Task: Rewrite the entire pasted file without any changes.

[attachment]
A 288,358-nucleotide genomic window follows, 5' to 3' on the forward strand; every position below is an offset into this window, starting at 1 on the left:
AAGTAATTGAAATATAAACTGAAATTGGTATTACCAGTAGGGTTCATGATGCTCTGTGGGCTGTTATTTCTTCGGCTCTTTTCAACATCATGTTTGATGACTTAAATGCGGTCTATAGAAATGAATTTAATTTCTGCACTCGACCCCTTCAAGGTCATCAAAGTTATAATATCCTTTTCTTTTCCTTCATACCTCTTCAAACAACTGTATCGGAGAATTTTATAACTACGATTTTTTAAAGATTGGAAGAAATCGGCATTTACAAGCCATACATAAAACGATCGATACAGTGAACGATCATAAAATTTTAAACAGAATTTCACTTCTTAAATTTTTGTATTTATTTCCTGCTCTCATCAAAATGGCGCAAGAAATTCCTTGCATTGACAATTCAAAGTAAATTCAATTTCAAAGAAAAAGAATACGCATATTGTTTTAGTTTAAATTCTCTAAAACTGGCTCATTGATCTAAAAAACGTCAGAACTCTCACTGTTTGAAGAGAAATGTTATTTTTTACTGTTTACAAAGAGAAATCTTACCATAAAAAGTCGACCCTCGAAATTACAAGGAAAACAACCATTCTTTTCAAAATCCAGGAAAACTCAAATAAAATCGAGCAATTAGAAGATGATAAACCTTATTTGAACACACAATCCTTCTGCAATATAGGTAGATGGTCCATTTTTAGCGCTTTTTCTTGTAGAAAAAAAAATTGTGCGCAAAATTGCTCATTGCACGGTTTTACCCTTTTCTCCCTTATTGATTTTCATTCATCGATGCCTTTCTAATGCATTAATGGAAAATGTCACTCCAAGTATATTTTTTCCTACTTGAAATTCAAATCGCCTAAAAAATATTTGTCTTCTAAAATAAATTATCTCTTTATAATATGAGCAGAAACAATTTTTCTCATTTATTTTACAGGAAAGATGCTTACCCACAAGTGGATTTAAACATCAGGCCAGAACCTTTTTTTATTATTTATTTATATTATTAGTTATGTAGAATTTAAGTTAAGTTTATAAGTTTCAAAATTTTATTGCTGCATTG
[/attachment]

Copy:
A 288,358-nucleotide genomic window follows, 5' to 3' on the forward strand; every position below is an offset into this window, starting at 1 on the left:
AAGTAATTGAAATATAAACTGAAATTGGTATTACCAGTAGGGTTCATGATGCTCTGTGGGCTGTTATTTCTTCGGCTCTTTTCAACATCATGTTTGATGACTTAAATGCGGTCTATAGAAATGAATTTAATTTCTGCACTCGACCCCTTCAAGGTCATCAAAGTTATAATATCCTTTTCTTTTCCTTCATACCTCTTCAAACAACTGTATCGGAGAATTTTATAACTACGATTTTTTAAAGATTGGAAGAAATCGGCATTTACAAGCCATACATAAAACGATCGATACAGTGAACGATCATAAAATTTTAAACAGAATTTCACTTCTTAAATTTTTGTATTTATTTCCTGCTCTCATCAAAATGGCGCAAGAAATTCCTTGCATTGACAATTCAAAGTAAATTCAATTTCAAAGAAAAAGAATACGCATATTGTTTTAGTTTAAATTCTCTAAAACTGGCTCATTGATCTAAAAAACGTCAGAACTCTCACTGTTTGAAGAGAAATGTTATTTTTTACTGTTTACAAAGAGAAATCTTACCATAAAAAGTCGACCCTCGAAATTACAAGGAAAACAACCATTCTTTTCAAAATCCAGGAAAACTCAAATAAAATCGAGCAATTAGAAGATGATAAACCTTATTTGAACACACAATCCTTCTGCAATATAGGTAGATGGTCCATTTTTAGCGCTTTTTCTTGTAGAAAAAAAAATTGTGCGCAAAATTGCTCATTGCACGGTTTTACCCTTTTCTCCCTTATTGATTTTCATTCATCGATGCCTTTCTAATGCATTAATGGAAAATGTCACTCCAAGTATATTTTTTCCTACTTGAAATTCAAATCGCCTAAAAAATATTTGTCTTCTAAAATAAATTATCTCTTTATAATATGAGCAGAAACAATTTTTCTCATTTATTTTACAGGAAAGATGCTTACCCACAAGTGGATTTAAACATCAGGCCAGAACCTTTTTTTATTATTTATTTATATTATTAGTTATGTAGAATTTAAGTTAAGTTTATAAGTTTCAAAATTTTATTGCTGCATTG